How to feed your whānau for $40 per person a week

How to feed your whānau for $40 per person a week
Photo credit: RNZ

When it comes to meal planning, Jordan Hammond, a 21-year-old student nurse, takes thrift to the next level.

She's in her final year of study and has a part-time job, but is on a limited income and manages to feed her household of two on $80 week. She's sharing her tips in the second episode of RNZ's new podcast, Thrift.

It helps that she loves to cook, inherited some good housekeeping skills from her parents, and honed her budgetary skills flatting with three blokes at university.

"They ate like horses, and I got a knack for being able to meal plan on a really low budget."

Now she shares her tips on a blog where she posts sample weekly shops for budgets of $40, $70 and $80.

Recipes are part of the mix too - Hammond lists the ingredients she uses and includes before and after shots.

She strings out the vegetables, sometimes only using one or two in a dish. The meals are things like beef stroganoff, red Thai curry and chicken and bean tacos.

Here's how she does it.

Find what's on special and build meals from there

A lot of us have had a repertoire of regular meals, but now more and more people are starting with the specials, adapting how they shop to use what's cheap.

Hammond uses online shopping to hunt down the deals.

"I look at what's on sale. So, for this week, it was broccoli for 99 cents"

She searches up broccoli recipes online and checks out Uber Eats so she can find tasty dishes and then make them much more cheaply herself.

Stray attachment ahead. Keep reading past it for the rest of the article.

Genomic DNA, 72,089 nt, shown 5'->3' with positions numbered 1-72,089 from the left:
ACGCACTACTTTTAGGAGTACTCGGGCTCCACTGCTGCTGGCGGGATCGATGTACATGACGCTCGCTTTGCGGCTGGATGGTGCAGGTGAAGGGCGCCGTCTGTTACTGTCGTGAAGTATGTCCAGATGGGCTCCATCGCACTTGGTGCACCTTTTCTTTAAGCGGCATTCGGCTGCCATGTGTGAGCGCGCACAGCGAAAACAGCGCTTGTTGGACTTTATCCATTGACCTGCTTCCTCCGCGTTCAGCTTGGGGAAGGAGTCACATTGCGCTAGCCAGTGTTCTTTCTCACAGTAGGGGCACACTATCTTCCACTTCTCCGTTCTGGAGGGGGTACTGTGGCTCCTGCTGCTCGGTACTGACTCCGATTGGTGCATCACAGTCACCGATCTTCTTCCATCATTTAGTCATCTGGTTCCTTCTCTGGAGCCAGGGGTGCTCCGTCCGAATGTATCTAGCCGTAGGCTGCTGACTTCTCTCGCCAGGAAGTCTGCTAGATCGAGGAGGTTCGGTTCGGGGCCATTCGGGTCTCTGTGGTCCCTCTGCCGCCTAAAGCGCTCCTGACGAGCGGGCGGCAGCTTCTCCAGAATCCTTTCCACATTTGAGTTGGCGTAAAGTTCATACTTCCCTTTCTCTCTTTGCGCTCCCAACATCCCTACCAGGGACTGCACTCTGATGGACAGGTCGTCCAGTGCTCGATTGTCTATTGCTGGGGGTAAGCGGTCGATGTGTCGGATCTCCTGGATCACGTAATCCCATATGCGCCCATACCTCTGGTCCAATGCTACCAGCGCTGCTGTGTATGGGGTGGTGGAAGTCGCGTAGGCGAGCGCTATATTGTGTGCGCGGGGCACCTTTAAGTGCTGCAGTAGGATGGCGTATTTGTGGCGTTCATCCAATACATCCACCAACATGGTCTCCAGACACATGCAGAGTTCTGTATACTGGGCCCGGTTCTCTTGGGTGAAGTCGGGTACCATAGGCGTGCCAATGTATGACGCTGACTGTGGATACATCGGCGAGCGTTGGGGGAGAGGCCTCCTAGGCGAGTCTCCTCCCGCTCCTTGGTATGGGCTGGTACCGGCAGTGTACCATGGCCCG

"All the food on Uber Eats looks so good and so yum, but you don't want to pay like $30."

To make her salads and other meals go a bit further, Hammond bulks them up with beans and lentils, because they're a good source of protein that keeps you fuller for longer.

She uses the online shopping order form as a budgeting check list.

"I'm over my budget for this week, what can I cut out and what can I substitute?"

Veggies are a top priority, then meat. Hammond goes for what's on special every week.

"Let's say I had fast fry beef, and then I thought okay, stew would be good."

She'll spread the beef across a couple of meals to make it go further.

"I've got pasta, so what can I make with pasta and beef steaks? Stroganoff. I can use yoghurt instead of sour cream. So basically, all I need is maybe a couple of mushrooms."

Her weekly shopping list is ever-changing - the only thing she buys every single week is milk and bread.

"Always, because then you can make toasted sandwiches, you can have a coffee."

Budget cooking needn't be bland

"If you season anything well enough, it'll taste good. You can make a pretty basic meal and have it taste really luxurious."

Hammond's pantry is also super organised, she doesn't want to be buying anything she already has in the larder.

Don't be afraid to substitute

When Hammond wanted to make French onion soup ("what I would class a fancy meal") she did some clever substitutions to make it cheaper.

The soup required expensive cheese, which she swapped out for cheddar, and wine, for which she found a surprising alternative.

"So, what's wine, it's fermented and acidic. What in my pantry is fermented and acidic? Marmite! So, I ended up mixing a little bit of Marmite with water and slowly added it to the soup. And it worked quite well."

Top up your pantry staples

Hammond loves to bake and so despite the tight budgetary controls, life is not without treats, she says.

"It might be flour, sugar, I always keep that replenished so when I do feel like having something I have the resources to go and make it.

"Nothing beats home baking - I love making brownies."

Jordan Hammond's top thrifty tips

  • Find the specials and plan in your shop around them.
  • Stick to your budget using an online shopping tool.
  • Use fresh foods early in the week and save your cans until later, spicing them up to keep it interesting.
  • Find substitutes for anything you don't have.
  • Top up your pantry basics, possibly a different one each week to keep the cost down.